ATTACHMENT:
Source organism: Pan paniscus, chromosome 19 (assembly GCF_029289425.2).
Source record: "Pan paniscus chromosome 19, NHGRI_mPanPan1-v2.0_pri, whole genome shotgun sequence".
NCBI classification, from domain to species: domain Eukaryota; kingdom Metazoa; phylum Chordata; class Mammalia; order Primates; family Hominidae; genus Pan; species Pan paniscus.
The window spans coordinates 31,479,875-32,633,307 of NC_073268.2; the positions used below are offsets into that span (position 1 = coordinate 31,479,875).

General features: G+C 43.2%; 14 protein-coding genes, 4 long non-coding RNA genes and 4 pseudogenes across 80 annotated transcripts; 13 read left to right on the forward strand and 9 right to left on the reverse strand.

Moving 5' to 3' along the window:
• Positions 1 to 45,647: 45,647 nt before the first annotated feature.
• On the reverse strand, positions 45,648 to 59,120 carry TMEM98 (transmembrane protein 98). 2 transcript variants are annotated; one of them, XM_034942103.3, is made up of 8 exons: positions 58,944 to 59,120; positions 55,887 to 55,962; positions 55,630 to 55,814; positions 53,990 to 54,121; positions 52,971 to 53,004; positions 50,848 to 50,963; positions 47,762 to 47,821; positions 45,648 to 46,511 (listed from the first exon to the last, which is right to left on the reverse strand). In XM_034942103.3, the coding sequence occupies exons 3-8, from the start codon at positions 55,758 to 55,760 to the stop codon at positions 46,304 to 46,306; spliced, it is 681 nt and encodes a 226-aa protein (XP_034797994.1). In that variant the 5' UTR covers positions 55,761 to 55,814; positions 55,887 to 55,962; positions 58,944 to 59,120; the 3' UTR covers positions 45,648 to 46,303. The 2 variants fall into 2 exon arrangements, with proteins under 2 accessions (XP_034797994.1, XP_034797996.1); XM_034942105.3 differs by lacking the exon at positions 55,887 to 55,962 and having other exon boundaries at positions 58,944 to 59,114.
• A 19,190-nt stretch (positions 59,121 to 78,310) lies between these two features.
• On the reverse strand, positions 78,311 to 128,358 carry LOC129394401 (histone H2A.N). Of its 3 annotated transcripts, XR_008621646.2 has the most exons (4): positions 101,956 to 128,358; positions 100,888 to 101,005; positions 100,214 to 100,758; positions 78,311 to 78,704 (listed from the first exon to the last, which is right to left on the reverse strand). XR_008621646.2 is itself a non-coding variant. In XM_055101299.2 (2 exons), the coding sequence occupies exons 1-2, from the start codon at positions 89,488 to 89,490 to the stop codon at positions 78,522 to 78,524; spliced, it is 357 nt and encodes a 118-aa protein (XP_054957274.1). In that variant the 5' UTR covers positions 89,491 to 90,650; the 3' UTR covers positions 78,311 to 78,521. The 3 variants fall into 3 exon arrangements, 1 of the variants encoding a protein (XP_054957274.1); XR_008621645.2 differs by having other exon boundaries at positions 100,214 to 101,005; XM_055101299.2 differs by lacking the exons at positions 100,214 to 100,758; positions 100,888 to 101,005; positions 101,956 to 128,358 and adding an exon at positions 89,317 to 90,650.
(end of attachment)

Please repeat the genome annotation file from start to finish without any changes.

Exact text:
Source organism: Pan paniscus, chromosome 19 (assembly GCF_029289425.2).
Source record: "Pan paniscus chromosome 19, NHGRI_mPanPan1-v2.0_pri, whole genome shotgun sequence".
NCBI classification, from domain to species: domain Eukaryota; kingdom Metazoa; phylum Chordata; class Mammalia; order Primates; family Hominidae; genus Pan; species Pan paniscus.
The window spans coordinates 31,479,875-32,633,307 of NC_073268.2; the positions used below are offsets into that span (position 1 = coordinate 31,479,875).

General features: G+C 43.2%; 14 protein-coding genes, 4 long non-coding RNA genes and 4 pseudogenes across 80 annotated transcripts; 13 read left to right on the forward strand and 9 right to left on the reverse strand.

Moving 5' to 3' along the window:
• Positions 1 to 45,647: 45,647 nt before the first annotated feature.
• On the reverse strand, positions 45,648 to 59,120 carry TMEM98 (transmembrane protein 98). 2 transcript variants are annotated; one of them, XM_034942103.3, is made up of 8 exons: positions 58,944 to 59,120; positions 55,887 to 55,962; positions 55,630 to 55,814; positions 53,990 to 54,121; positions 52,971 to 53,004; positions 50,848 to 50,963; positions 47,762 to 47,821; positions 45,648 to 46,511 (listed from the first exon to the last, which is right to left on the reverse strand). In XM_034942103.3, the coding sequence occupies exons 3-8, from the start codon at positions 55,758 to 55,760 to the stop codon at positions 46,304 to 46,306; spliced, it is 681 nt and encodes a 226-aa protein (XP_034797994.1). In that variant the 5' UTR covers positions 55,761 to 55,814; positions 55,887 to 55,962; positions 58,944 to 59,120; the 3' UTR covers positions 45,648 to 46,303. The 2 variants fall into 2 exon arrangements, with proteins under 2 accessions (XP_034797994.1, XP_034797996.1); XM_034942105.3 differs by lacking the exon at positions 55,887 to 55,962 and having other exon boundaries at positions 58,944 to 59,114.
• A 19,190-nt stretch (positions 59,121 to 78,310) lies between these two features.
• On the reverse strand, positions 78,311 to 128,358 carry LOC129394401 (histone H2A.N). Of its 3 annotated transcripts, XR_008621646.2 has the most exons (4): positions 101,956 to 128,358; positions 100,888 to 101,005; positions 100,214 to 100,758; positions 78,311 to 78,704 (listed from the first exon to the last, which is right to left on the reverse strand). XR_008621646.2 is itself a non-coding variant. In XM_055101299.2 (2 exons), the coding sequence occupies exons 1-2, from the start codon at positions 89,488 to 89,490 to the stop codon at positions 78,522 to 78,524; spliced, it is 357 nt and encodes a 118-aa protein (XP_054957274.1). In that variant the 5' UTR covers positions 89,491 to 90,650; the 3' UTR covers positions 78,311 to 78,521. The 3 variants fall into 3 exon arrangements, 1 of the variants encoding a protein (XP_054957274.1); XR_008621645.2 differs by having other exon boundaries at positions 100,214 to 101,005; XM_055101299.2 differs by lacking the exons at positions 100,214 to 100,758; positions 100,888 to 101,005; positions 101,956 to 128,358 and adding an exon at positions 89,317 to 90,650.